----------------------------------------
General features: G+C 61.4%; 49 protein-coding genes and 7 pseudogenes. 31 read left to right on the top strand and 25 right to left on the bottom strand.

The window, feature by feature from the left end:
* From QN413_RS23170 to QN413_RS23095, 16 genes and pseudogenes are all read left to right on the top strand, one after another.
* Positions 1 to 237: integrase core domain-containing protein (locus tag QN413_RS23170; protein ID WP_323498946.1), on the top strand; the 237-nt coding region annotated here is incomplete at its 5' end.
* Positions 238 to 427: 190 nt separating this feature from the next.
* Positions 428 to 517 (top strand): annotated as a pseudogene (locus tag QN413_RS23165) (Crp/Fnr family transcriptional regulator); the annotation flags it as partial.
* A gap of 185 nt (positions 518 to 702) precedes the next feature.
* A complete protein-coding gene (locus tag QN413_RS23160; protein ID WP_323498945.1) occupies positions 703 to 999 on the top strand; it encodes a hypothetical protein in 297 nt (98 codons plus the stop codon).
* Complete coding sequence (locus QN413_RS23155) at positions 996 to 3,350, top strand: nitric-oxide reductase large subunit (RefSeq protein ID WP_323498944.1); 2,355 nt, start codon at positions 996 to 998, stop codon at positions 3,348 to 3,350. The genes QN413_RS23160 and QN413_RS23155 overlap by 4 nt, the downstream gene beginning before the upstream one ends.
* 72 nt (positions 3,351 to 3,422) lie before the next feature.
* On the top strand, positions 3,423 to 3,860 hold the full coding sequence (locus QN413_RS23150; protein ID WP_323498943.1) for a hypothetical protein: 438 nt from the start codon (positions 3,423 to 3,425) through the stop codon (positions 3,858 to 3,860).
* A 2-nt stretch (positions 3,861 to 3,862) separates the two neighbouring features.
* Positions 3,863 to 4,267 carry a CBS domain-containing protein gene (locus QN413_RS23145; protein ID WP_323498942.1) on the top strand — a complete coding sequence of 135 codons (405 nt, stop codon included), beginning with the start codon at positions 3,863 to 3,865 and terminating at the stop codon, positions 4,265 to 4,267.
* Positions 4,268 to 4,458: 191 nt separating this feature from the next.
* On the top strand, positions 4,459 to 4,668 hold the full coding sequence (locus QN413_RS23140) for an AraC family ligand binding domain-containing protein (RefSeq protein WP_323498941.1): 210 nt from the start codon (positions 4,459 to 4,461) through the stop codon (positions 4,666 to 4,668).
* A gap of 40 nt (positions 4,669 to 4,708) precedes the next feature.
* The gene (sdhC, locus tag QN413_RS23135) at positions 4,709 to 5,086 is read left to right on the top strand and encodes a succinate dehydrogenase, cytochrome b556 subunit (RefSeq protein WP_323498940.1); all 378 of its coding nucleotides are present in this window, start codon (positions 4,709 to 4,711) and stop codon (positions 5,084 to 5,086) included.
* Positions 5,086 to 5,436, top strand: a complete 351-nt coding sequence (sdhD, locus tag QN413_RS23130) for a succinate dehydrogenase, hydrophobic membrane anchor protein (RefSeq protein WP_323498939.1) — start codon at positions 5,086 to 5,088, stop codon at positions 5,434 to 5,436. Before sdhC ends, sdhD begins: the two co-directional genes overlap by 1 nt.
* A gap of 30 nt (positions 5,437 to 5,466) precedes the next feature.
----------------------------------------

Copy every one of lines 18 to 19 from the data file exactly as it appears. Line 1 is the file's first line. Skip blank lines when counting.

* Positions 5,086 to 5,436, top strand: a complete 351-nt coding sequence (sdhD, locus tag QN413_RS23130) for a succinate dehydrogenase, hydrophobic membrane anchor protein (RefSeq protein WP_323498939.1) — start codon at positions 5,086 to 5,088, stop codon at positions 5,434 to 5,436. Before sdhC ends, sdhD begins: the two co-directional genes overlap by 1 nt.
* A gap of 30 nt (positions 5,437 to 5,466) precedes the next feature.